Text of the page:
You hear a lot from fans who comment on big media outlets about the media's east coast bias. And since most of those media megaliths are on the east coast, the point is often a valid one. ESPN is based in Connecticut. Many of us "generalists" or those of us that write about baseball generally instead of focusing on one team are also on the east coast. When we attempt to write about what we see, the time zone problem does affect what we report.
The Fan, based in Maine, writes posts generally from 8:00 P.M. to 11:00 P.M. Eastern Time. Logically, most of the west coast teams don't even get under way until two thirds of that time frame are over. And typically, those games don't get over until 12:30 or 1:00 in the morning. Logistics dictate that it is much easier for a west coast writer to have the entire day's spectrum in front of their computer screens during their peak writing times. That's not possible on the east coast.
The only thing we can do as east coast writers is report what we saw yesterday, and often that news is already stale by the present day. Even so, this site has picked Felix Hernandez for the Cy Young and Bud Black for Manager of the Year, so there is recognition of the exciting baseball being played. The Giants and Padres battle is riveting and the best story down the stretch. But often, it will be morning before we can find out what transpired during what is--for us--late games. Which is a bit of a shame. The largest draw this site has ever received was a post about three weeks ago that featured Felix Hernandez. Seattle fans sure do love their team and they poured into this site in droves. But again, it's hard to write about yesterday's news.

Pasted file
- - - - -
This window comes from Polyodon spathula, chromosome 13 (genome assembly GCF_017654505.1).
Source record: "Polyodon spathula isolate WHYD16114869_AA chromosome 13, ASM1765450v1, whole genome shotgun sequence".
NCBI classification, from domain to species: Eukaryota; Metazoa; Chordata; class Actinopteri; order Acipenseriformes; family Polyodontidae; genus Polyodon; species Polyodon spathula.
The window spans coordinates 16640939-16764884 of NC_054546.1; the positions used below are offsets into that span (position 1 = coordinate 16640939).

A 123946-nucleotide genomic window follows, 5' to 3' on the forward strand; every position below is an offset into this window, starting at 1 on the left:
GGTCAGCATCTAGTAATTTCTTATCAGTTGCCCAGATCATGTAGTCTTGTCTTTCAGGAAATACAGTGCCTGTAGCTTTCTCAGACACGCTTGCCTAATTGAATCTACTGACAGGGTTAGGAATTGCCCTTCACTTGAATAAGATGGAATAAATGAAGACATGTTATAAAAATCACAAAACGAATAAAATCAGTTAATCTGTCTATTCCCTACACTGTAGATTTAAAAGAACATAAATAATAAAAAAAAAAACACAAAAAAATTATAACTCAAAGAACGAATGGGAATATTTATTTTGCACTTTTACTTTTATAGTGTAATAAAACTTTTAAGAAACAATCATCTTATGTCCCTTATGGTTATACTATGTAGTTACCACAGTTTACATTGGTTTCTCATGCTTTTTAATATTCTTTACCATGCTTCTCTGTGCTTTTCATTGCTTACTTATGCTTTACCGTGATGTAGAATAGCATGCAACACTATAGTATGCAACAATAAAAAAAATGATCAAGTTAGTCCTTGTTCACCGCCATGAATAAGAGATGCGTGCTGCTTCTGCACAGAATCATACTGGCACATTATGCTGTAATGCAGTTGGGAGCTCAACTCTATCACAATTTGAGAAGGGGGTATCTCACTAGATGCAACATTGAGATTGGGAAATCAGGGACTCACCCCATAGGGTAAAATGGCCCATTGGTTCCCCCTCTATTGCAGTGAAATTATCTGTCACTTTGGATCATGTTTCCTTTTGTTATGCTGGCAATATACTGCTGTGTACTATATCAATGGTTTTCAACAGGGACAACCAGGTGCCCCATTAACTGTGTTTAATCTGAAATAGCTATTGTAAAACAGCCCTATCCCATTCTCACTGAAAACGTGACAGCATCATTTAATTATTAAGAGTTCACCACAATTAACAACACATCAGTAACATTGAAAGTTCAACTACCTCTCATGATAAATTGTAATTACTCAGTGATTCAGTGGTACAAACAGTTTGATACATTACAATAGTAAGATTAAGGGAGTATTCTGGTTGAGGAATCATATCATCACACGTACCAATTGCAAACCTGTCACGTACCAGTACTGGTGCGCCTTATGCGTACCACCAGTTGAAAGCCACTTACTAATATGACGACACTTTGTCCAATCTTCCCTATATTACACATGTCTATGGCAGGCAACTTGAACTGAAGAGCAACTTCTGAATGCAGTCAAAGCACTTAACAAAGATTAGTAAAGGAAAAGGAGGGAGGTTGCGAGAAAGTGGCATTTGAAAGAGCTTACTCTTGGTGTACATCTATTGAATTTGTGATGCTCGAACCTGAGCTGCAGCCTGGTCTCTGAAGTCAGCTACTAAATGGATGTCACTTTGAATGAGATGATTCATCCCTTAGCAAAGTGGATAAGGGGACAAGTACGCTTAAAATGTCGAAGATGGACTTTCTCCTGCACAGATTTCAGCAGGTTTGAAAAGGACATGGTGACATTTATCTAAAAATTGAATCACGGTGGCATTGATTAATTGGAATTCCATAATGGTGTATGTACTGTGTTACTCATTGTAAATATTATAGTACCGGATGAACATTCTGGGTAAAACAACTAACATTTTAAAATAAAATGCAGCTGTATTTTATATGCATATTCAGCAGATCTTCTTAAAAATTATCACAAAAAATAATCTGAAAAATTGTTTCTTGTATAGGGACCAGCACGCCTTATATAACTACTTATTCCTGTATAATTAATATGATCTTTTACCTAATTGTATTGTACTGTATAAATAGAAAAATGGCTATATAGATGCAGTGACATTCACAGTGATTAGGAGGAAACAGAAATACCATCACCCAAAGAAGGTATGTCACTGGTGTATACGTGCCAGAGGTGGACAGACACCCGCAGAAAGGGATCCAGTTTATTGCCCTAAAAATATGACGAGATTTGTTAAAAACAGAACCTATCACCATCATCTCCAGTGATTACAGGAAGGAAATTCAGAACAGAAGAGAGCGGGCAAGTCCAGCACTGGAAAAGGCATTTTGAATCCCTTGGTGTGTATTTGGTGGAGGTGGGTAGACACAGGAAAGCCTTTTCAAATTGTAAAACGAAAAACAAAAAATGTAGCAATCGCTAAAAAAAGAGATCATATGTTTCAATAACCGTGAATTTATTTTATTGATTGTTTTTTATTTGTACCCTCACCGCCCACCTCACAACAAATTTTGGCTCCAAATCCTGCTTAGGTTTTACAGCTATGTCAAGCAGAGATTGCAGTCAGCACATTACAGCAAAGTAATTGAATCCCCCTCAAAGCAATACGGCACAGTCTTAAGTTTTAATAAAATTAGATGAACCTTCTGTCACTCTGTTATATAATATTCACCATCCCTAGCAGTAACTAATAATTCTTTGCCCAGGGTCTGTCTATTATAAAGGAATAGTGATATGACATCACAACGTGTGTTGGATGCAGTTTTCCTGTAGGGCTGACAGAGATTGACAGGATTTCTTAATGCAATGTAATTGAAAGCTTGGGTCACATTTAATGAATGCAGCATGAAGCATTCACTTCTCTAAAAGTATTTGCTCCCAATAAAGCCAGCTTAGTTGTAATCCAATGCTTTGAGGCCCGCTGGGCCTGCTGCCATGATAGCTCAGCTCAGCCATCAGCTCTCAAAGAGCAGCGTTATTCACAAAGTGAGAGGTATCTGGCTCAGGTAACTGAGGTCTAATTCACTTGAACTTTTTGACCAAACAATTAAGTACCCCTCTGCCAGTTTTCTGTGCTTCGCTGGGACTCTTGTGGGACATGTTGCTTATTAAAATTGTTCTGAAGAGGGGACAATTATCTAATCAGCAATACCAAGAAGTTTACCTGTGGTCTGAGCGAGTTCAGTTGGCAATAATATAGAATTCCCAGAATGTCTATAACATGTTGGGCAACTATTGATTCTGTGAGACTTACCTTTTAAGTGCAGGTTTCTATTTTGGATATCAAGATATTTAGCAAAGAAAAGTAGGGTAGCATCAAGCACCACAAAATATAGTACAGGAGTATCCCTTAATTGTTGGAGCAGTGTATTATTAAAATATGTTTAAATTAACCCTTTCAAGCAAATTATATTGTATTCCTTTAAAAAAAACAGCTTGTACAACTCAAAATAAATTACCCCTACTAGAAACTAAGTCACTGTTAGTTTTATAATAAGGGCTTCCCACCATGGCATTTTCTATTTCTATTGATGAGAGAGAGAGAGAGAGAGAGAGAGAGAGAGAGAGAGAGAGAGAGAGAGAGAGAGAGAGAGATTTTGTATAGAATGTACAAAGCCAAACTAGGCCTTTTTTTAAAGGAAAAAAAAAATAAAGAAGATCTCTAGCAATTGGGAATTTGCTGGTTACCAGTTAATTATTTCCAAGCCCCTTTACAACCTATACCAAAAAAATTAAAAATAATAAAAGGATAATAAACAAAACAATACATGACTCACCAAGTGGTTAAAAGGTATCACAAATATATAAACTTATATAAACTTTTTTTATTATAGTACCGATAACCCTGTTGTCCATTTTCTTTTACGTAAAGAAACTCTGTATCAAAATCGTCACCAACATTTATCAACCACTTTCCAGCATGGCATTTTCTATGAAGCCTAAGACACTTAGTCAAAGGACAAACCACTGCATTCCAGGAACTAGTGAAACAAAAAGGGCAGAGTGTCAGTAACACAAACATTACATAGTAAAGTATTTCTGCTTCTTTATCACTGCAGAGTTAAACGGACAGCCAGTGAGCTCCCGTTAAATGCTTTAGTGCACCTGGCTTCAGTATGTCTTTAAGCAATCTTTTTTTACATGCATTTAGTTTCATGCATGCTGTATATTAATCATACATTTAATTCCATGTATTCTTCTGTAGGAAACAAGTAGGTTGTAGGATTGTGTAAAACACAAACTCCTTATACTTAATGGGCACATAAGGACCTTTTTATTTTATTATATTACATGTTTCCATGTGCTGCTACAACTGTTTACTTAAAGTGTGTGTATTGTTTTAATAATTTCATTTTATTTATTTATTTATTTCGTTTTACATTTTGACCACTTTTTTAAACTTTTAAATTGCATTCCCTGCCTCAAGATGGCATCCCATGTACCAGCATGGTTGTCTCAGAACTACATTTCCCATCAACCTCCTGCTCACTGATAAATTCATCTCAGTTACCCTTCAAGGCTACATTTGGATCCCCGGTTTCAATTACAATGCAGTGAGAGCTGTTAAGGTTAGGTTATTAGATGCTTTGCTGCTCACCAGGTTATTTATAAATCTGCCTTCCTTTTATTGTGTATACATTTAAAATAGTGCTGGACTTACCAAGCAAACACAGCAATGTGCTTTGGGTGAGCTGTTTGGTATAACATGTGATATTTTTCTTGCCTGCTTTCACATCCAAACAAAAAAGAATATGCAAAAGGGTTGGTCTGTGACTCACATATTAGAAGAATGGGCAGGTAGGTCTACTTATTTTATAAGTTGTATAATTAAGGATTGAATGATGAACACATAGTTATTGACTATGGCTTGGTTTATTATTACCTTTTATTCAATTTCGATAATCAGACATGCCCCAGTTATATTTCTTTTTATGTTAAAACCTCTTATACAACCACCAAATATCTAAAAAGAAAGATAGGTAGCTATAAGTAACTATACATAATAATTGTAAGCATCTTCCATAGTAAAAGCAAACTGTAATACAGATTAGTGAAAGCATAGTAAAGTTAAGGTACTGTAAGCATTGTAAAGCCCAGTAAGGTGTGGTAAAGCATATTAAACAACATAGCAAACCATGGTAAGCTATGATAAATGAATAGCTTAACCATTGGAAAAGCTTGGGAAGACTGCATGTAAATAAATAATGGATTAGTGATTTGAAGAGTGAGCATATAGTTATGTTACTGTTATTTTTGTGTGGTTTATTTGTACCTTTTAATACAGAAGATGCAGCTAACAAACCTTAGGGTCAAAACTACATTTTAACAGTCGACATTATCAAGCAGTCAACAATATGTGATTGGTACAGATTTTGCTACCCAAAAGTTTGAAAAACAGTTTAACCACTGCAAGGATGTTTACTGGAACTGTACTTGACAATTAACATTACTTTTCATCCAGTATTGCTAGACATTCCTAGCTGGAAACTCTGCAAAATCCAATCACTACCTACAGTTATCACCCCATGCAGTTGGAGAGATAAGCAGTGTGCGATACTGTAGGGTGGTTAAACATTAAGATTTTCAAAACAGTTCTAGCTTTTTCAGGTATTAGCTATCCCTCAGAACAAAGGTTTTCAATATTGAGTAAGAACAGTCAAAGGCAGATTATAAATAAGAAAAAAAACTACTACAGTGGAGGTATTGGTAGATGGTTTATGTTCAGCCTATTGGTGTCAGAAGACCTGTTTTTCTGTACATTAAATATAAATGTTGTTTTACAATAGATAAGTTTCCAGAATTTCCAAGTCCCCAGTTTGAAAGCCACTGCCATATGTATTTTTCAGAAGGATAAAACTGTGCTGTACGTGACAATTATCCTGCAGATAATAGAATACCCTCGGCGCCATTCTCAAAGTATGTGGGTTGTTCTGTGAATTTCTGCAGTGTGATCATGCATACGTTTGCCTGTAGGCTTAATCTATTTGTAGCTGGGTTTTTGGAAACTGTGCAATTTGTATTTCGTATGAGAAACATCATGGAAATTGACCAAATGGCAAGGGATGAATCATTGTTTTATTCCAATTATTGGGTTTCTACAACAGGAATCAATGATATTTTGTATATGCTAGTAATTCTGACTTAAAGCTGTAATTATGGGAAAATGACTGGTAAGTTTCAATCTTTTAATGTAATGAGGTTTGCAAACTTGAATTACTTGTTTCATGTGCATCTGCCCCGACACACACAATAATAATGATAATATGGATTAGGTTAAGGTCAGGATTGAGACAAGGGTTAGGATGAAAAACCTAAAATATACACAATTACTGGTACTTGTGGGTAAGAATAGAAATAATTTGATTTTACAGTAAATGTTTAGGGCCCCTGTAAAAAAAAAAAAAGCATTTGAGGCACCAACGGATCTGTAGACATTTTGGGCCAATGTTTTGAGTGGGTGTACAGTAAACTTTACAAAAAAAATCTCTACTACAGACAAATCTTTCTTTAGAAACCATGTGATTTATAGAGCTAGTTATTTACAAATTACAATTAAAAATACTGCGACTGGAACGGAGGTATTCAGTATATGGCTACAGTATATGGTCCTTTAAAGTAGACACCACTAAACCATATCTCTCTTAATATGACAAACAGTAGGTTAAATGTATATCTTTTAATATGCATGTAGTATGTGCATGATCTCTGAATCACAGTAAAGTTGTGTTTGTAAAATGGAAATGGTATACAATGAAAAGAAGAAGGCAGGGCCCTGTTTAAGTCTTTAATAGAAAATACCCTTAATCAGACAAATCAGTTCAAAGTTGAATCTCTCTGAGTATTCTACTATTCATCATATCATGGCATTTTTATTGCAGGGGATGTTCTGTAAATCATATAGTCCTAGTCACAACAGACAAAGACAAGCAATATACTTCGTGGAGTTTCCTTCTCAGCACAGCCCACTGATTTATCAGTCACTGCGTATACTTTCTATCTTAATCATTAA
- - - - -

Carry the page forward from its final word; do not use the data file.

The big media does deserve a bit of blame for their bias. Most of them, like ESPN (mentioned earlier) and TBS and the like are based in the east. But there is also a monetary reason for what they do. The Yankees and Red Sox simply draw more interest and garner larger ratings than other teams. These outlets want to get the biggest bang for their advertising buck and that means featuring games that will garner the most interest. That makes fiscal sense even when it doesn't make socially responsible sense. It's not too unsimilar to the problem golf ratings are going through with Tiger Woods a no show during most of the tour season. The draw is the draw and that's where the toast is buttered.
The bias is something that has to be battled. The west coast has some of the liveliest and most intense action in the league. It's a different sort of baseball too. The east teams try to bash your brains in while the west features pitching. True baseball fans love both kinds of games but casual fans love the long ball. But we on the east understand the sentiment and battle ourselves. We really do. We don't always succeed, but at least we are aware of the danger.